KennyJ

"Hey, I Need a Current Probe"

Blog Post created by KennyJ Employee on Jan 18, 2017

When I hear someone say this and I ask “why,” the answer is nearly always “I need to measure how much power this thing is using”.  Based on this experience I have come to consider current probe use as synonymous with power measurements. Usually someone is trying to figure out how much power they are using or determine if the supply they have designed or are using is working properly and efficiently. It seems that sooner or later nearly everyone needs to make a current measurement so I thought I would share some of my experience with current probes and making current measurements (I’ve designed some current probes and have some current probe patents). My goal is to help you understand your options, what they are useful for, and what their limitations or drawbacks are.

 

Of course, one of the most common methods for measuring current is to use a digital multimeter. For this article we’re going to skip the DMM because you probably want to see a waveform of how the current changes over time since you are using an oscilloscope.

 

Let’s start with a review of the types of current probes. There are two classes of measurement capabilities—AC only and AC/DC—and primarily two different measurement methods—magnetic field sensing and Ohm’s law. The most general purpose measurement is the AC/DC measurement so we’ll focus on that. When it comes to magnetic field sensing there is a wide range of options—Hall Effect sensors, transformers, Rogowski coils, giant magnetoresistance (GMR), tunnel magnetoresistance (TMR), and many more cool and exotic-sounding approaches, but the most common is to use a Hall Effect sensor teamed with an AC transformer.  For the Ohm’s law approach you throw down a resistor and measure the voltage drop across it. Some people balk at the idea of inserting a resistor in series because of the voltage drop it induces. This is called the burden voltage. These same people that balk at using a current sense resistor tend to not think twice about using a DMM. What these individuals are overlooking is that a DMM inserts a sense resistor in series, usually about 1-5 Ω’s, and measures the voltage drop across the resistor. There is also the contact resistance of the connection points and the resistance of the test leads. In my experience, the DMM series resistance is about 100X greater than the resistance typically used by the Ohm’s law approach.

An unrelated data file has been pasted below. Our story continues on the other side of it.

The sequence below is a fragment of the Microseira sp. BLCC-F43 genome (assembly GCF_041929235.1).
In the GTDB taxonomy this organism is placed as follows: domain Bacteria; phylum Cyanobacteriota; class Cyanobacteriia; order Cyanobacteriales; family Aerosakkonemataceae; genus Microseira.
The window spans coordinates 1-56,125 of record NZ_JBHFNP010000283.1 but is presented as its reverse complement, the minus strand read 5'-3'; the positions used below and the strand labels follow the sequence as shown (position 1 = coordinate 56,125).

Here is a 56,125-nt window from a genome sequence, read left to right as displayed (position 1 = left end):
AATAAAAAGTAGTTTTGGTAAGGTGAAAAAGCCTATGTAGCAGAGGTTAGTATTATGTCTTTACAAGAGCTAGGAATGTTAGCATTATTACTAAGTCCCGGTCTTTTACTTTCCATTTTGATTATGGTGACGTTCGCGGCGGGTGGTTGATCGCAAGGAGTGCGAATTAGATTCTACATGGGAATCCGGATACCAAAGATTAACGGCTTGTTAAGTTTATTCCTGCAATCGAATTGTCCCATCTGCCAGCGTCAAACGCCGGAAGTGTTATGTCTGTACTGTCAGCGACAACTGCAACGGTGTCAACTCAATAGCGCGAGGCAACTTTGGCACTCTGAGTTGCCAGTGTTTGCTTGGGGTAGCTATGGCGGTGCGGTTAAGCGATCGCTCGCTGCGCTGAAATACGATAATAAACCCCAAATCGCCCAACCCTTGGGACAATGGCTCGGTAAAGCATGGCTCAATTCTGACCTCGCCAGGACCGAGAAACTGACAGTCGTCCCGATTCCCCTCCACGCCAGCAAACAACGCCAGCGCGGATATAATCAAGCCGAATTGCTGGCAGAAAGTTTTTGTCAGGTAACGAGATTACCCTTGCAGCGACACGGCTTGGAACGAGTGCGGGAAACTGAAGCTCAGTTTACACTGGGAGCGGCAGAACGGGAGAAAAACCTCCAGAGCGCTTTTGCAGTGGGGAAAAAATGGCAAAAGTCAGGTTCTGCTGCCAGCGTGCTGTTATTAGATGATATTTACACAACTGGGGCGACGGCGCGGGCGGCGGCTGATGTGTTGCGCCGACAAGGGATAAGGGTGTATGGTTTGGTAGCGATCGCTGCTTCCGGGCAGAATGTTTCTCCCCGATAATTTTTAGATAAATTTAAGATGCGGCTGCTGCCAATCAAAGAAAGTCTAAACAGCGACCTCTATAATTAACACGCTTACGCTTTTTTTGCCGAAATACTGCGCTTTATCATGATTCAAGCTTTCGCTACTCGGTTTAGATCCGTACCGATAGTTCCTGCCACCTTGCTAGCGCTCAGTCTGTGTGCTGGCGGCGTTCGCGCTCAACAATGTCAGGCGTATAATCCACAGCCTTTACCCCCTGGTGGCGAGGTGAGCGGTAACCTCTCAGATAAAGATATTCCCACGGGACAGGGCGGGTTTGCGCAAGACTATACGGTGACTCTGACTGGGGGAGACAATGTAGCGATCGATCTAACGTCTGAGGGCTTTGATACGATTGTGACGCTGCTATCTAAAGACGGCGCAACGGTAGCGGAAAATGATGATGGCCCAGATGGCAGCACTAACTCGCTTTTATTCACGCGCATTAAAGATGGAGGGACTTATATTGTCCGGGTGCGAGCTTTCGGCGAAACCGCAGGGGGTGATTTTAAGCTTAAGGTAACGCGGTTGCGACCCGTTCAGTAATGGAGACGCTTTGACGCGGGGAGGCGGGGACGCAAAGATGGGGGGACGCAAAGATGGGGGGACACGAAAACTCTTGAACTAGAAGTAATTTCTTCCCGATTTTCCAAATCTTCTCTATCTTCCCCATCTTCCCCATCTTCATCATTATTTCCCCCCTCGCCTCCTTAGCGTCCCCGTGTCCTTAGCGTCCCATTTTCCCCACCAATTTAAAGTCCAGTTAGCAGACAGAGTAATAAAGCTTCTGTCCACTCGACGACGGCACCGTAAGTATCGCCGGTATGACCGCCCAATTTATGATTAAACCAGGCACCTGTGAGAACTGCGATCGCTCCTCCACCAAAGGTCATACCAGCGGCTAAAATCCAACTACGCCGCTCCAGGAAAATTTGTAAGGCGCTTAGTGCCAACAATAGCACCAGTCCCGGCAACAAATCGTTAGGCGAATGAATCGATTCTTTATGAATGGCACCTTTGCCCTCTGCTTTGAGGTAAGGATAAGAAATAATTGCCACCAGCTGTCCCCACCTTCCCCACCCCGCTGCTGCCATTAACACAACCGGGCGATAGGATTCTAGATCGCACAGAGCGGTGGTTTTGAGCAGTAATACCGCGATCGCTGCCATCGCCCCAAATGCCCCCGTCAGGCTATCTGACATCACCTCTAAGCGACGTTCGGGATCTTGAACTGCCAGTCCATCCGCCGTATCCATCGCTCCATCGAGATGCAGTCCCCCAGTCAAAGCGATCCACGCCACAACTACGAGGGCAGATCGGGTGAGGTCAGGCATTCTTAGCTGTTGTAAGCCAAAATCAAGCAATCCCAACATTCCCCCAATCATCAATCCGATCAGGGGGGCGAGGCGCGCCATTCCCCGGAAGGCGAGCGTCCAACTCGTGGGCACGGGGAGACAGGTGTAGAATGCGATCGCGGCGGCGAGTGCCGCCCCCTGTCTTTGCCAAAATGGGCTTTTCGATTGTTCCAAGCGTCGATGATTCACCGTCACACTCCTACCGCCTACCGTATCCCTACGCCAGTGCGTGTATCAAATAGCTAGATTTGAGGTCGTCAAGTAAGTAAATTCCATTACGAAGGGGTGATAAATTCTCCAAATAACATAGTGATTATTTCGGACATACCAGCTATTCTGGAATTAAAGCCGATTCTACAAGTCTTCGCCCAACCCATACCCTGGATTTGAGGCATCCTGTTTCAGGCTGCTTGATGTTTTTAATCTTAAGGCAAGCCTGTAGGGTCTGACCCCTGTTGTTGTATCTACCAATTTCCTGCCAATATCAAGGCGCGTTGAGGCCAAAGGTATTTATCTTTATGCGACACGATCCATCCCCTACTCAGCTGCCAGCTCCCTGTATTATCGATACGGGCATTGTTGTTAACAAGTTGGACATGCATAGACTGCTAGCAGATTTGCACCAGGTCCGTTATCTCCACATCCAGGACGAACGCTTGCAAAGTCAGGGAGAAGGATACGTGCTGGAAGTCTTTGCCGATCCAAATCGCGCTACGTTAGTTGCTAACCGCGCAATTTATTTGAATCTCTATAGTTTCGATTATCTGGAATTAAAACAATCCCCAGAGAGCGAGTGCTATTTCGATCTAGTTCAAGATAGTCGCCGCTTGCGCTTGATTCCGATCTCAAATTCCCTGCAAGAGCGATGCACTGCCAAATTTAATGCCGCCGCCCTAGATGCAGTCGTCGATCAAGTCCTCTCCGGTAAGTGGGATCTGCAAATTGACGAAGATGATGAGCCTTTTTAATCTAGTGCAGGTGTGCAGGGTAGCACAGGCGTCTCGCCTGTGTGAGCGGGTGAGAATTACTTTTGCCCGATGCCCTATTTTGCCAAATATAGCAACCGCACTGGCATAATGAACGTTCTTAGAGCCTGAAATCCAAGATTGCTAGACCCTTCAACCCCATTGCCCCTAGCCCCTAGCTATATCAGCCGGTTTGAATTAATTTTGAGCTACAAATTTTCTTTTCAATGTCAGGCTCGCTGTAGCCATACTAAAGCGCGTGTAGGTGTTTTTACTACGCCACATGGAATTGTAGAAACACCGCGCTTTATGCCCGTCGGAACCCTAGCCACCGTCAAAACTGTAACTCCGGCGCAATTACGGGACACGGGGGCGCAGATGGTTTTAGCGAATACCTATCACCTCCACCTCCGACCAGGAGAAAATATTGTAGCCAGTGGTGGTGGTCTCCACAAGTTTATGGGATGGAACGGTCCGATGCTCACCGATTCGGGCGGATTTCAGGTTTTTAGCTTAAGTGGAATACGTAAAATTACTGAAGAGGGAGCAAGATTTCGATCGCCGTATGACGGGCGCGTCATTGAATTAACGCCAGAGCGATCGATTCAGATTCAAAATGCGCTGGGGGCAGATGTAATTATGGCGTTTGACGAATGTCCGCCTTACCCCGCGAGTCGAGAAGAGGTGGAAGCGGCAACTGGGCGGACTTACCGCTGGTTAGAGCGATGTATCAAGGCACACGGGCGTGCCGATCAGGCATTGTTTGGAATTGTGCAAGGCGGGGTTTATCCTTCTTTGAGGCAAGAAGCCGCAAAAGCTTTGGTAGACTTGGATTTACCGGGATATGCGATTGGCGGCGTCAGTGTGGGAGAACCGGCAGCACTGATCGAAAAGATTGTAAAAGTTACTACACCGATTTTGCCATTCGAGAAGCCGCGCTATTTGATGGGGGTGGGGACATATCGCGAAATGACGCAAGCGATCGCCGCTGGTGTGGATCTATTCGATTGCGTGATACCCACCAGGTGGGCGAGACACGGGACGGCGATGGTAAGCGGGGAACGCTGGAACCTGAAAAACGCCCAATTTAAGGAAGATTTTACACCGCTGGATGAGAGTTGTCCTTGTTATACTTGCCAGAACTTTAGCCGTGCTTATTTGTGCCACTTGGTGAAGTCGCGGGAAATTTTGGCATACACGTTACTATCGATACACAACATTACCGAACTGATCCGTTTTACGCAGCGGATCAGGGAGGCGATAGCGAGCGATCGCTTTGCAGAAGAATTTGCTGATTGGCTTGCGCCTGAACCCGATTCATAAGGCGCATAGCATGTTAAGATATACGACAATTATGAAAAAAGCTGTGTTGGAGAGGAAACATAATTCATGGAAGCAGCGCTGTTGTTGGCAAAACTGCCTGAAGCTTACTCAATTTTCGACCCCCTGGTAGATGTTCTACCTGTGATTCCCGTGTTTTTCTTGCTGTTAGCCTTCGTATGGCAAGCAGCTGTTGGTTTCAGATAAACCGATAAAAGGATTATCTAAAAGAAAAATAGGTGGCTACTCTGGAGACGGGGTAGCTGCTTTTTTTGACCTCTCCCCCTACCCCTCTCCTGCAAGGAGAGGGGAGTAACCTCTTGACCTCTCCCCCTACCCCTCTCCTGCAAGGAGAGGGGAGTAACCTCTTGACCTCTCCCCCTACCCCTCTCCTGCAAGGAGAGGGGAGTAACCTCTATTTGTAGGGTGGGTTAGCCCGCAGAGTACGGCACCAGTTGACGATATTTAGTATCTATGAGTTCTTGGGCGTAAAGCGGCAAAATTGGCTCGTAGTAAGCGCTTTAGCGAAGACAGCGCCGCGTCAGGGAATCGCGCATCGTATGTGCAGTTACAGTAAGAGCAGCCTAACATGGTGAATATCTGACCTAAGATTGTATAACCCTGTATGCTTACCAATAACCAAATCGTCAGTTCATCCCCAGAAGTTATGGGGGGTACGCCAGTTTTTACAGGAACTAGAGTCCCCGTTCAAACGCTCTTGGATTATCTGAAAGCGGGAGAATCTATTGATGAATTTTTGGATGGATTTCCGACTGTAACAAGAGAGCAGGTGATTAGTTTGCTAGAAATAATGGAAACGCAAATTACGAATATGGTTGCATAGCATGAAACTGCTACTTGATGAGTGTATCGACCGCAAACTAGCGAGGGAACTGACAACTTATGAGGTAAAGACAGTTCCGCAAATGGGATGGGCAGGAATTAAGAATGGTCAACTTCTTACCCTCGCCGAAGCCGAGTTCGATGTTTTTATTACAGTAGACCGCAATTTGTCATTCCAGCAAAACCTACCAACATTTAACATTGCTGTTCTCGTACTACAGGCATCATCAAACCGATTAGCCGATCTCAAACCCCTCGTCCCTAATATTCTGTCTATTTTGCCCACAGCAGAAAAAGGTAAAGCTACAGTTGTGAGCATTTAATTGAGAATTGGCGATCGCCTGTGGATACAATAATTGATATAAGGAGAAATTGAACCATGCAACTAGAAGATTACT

I like to think about the two types of probes this way. If you are going to measure large current (5—100’s A) or fast current (like a switch mode power supply) then you want to use a magnetic field probe. If you need to measure small current or current in sub circuits or current in a physically small product then you want to use the Ohm’s law approach.